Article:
How it Happened: Amazon buys Sports RSNs from Disney’s sale. (Despite the recent head fake that they weren’t interested.) That gets the, “Screw this, let’s just buy our entertainment instead of build it” movement kicked off. CBS is the next asset, as Amazon can’t own enough different video platforms and it decides it wants CBS-All Access. Lionsgate is next, after the long flirtation finally ends. (Amazon wins both negotiations by just overbidding.) As long as we’re talking flirting, Amazon has flirted with both Sprint and T-Mobile, so they become the next step, and Bezos finally gets his Fire Phone (that works). The subtle small deal is when Amazon buys Nickelodeon from AT&T/Warner/Viacom since that other behemoth has a surfeit of kid TV options. Uber for deliveries and Twitter for ad sales come along in the stock market crash (a la Facebook-Flix-Ify and their acquisitions).
Media & Entertainment Assets: Lionsgate, Summit, CBS Studios, Amazon Studios, Audible/Amazon Books, Simon & Schuster
Distribution Assets: Prime Video, CBS-All Access, Showtime, Starz, Twitch, Prime Music, IMDb Freedive
Communication Assets: Sprint/T-Mobile, Some theaters
Technology Assets: Amazon, Twitter, Uber
Another pretty well rounded company, the problem is having a lot of duplicated efforts, but that’s Amazon modus operandi. So the giant Amazon “Super Prime” has three different studios making video (at least), six different video streamers (at least), and tons of different lines of business. Lionsgate and CBS studio are also big enough to be interesting, while not being incredibly disruptive to Amazon Studios and Jen Salke. So they can all keep making and selling TV shows. The Simon & Schuster piece is fun because Amazon started out selling books.
This Amazon would likely go very, very hard after football rights, NFL and SEC. Owning CBS would assuage NFL owners that traditional broadcast would go hand in hand with streaming, a win-win. The RSNs would also provide the technical capabilities it needs.
Why Twitter and Uber? Well, to keep reinforcing strengths while trying to own everything. Uber gets crushed in the extended shutdown, which keeps Uber from IPOing, while the stock crash makes it valuable for VCs looking to lock in their returns. It also immediately helps with Amazon’s distribution goals. Twitter helps Amazon in both social (which Amazon wants) and ad-sales (which it really, really wants).
Finally, this would really be about “Super Prime”. Amazon can offer free rides to prime members in Uber or free subscriptions to CBS All-Access. It can use Twitter to push more products, and match to your Amazon buying history. And with a Sprint/T-Mobile subscription, you can get all these products and details too, while giving your location data to Amazon at all times. Also, you know “Amazon Theaters” will happen at some point, I just don’t which specific theaters they buy.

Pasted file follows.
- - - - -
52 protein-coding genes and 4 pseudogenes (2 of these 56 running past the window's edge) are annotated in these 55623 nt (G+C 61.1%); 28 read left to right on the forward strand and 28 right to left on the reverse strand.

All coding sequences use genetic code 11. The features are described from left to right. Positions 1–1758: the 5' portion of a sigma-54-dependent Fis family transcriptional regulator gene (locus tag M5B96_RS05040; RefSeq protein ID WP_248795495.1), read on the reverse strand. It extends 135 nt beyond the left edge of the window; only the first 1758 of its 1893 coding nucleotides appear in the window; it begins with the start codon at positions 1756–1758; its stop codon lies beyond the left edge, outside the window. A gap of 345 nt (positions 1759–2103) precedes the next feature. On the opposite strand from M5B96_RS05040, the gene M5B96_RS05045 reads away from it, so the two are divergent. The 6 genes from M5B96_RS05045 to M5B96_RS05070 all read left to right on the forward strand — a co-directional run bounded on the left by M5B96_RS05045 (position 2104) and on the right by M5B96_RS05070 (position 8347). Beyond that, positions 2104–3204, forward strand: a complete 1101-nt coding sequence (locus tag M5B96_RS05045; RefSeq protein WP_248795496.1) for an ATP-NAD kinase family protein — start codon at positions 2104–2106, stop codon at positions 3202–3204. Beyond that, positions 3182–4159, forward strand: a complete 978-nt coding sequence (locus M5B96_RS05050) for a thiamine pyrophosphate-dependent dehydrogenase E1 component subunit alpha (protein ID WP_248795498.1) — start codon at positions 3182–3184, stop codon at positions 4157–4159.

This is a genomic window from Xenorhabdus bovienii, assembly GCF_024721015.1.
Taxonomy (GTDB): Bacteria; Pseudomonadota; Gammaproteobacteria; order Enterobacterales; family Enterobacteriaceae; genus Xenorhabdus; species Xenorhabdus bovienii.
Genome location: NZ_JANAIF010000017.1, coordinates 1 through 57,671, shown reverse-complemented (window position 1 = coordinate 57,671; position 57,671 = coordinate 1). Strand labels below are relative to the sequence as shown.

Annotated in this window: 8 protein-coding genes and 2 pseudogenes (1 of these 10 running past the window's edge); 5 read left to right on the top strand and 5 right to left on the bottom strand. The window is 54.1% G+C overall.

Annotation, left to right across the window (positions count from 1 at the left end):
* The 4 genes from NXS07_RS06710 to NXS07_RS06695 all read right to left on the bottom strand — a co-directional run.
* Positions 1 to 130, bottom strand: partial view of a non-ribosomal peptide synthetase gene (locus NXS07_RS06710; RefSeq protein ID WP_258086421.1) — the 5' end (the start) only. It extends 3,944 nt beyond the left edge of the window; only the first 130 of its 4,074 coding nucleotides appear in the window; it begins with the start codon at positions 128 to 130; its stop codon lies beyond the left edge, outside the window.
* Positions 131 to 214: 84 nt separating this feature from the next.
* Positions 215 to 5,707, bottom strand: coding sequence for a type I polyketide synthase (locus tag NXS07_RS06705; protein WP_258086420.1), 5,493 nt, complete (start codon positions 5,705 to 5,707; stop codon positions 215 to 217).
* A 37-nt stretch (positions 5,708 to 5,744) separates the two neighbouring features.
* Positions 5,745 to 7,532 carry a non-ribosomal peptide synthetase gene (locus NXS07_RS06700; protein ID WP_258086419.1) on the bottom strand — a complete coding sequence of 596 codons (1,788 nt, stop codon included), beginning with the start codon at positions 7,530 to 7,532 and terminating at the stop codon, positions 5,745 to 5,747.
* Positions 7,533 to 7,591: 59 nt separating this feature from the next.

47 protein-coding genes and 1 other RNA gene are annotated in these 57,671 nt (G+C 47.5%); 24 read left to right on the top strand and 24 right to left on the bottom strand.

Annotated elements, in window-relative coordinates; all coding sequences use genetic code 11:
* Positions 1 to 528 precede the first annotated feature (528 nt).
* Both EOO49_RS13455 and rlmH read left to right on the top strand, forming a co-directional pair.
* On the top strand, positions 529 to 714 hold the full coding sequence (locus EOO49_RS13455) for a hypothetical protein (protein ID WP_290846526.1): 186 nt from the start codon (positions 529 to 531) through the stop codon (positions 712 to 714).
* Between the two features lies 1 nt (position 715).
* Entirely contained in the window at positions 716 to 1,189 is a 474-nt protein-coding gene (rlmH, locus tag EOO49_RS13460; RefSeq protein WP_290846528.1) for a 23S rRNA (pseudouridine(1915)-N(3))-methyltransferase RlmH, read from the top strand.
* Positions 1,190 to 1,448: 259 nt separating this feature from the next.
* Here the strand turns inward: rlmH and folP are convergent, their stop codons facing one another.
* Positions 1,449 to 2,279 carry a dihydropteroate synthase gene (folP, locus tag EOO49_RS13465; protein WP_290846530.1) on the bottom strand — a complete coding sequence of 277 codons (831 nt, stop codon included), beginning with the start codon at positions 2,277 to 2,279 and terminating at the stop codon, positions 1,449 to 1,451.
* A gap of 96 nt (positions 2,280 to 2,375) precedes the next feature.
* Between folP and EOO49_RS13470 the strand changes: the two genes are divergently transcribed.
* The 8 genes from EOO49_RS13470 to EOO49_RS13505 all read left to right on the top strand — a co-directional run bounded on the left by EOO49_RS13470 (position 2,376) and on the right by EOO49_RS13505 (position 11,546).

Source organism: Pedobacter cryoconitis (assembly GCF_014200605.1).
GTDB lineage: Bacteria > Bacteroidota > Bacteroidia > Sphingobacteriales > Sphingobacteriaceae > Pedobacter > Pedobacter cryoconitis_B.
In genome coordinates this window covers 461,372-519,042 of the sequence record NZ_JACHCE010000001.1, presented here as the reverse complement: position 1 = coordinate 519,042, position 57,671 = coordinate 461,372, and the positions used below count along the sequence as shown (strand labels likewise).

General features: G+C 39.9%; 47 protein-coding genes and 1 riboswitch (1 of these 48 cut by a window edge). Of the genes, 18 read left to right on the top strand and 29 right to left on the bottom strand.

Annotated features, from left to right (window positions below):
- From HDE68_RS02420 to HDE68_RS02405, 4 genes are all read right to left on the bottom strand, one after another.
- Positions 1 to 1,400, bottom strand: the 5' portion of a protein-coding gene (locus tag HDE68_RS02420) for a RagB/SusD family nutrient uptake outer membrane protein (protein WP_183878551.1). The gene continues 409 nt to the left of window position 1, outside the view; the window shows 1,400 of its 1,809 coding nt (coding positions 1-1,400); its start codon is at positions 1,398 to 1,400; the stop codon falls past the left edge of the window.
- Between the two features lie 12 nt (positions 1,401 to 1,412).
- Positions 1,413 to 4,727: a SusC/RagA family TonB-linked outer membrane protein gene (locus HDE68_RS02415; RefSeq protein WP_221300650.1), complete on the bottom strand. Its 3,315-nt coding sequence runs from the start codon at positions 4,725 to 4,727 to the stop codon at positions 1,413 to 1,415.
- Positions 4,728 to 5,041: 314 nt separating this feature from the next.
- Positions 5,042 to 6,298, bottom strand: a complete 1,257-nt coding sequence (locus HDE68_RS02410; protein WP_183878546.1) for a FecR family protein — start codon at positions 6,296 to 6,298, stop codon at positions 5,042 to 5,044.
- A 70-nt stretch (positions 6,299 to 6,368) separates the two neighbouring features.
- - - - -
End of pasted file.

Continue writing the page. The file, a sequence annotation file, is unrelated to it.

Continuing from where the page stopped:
Ironically, the firm that kicked off the latest round of deal-making flurry is the last place on this list. Hmm.
How it Happened: AT&T had already swallowed a lot, and was under a lot of governmental scrutiny for CNN. Not to mention a mountain of debt. So it had to be cautious, which put it behind the curve. As the old studios kept leaving the board (gone Legendary, Lionsgate and Sony), it finally picked one off the heap, Viacom. (If Disney has two movie studios, and Universal kind of has two studios, Warner Media needed a second.) This also gave it even more old school channels to pair with TNT and TBS, to boost the content of its streaming service as it had negotiated with Comcast. Then as it was clear that everyone was merging, it added some fun bonus companies like WME-IMG for the sports assets, Dish for SlingTV, Bertelsmann for Pay TV in Europe, Instagram for social (!) and iHeartRadio for music streaming.
Media & Entertainment Assets: Warner Bros Film & TV, Paramount Film & TV, DC, Bleacher Report and other digital assets, WME-IMG (at least the biz portions), Fremantle, Penguin Random House
Distribution Assets: HBO, TNT, TBS, Comedy Central, MTV, Paramount TV, and 1/2 of The CW
Communication Assets: AT&T, DirecTV, Dish, Cinemark
Technology Assets: Instragram and WhatsApp.
Wait, how did Instagram make it into another company? Over Mark Zuckerberg’s dead body.
Well, more like over Congress’s dead body. Mark Zuckerberg still makes it out of these super-merger wars pretty okay. But we can’t pretend like he gets away with such a terrible 2018 unscathed. Liberals hate his data policies; conservatives think he is biased against them. To appease regulators, he agrees to let Instagram go.
The beneficiary is AT&T, which swoops in to buy it and return the founders to the company. This gives them one tech company, with some ability to do mobile video. This adds to the 12 or so other streaming options that AT&T already has in 2018, and the at least one more it plans to add in 2019/2020ish. And Sling. AT&T can’t have enough options to confuse customers.
Content-wise, this is probably as strong as the Disney and Universal monsters, creating a first tier of movie studios. Warner Bros has strong brands and DC Universe is a thing, even if the movie performance is uneven. With Paramount even more solid brands enter the fold including Mission Impossible and Transformers. The TV networks are trickier: how much content do MTV, Paramount TV and Comedy Central really own? How much are those brands worth? The upside is Amazon really wants to revamp its kids offering, so they buy the Nickelodeon brand for more than it is worth, helping AT&T with its staggering debt by this point.
Distribution-wise, AT&T will have to figure out how to incorporate Dish. But this still gives it more subscribers and more power as the end of the traditional TV bundle looms. Given the reach of sattleite, AT&T just couldn’t really use more cable companies and another cellular merge was a bridge too far for me. (Though as I write this, maybe President Pence lets there be only one cellular company in the future.) Of course, pay cable could make sense. Since MCV-NBCU is entering Europe with the Vivendi/Sky acquisitions, well AT&T had to get in on the game and acquirers Bertelsmann.
Is all of this a bit too…whacky? I don’t honestly think we’ll have only six companies left in 2030. That said, some companies are going to get together, and they may be pairings we hadn’t thought of. Like Facebook and Netflix. To quote Bill Simmons, who says no to that?
Like most long, long things I write, I got a ton of ideas from this. So if this is the “results” portion, tune in tomorrow for my thoughts, ideas, conclusions and analysis from this exercise.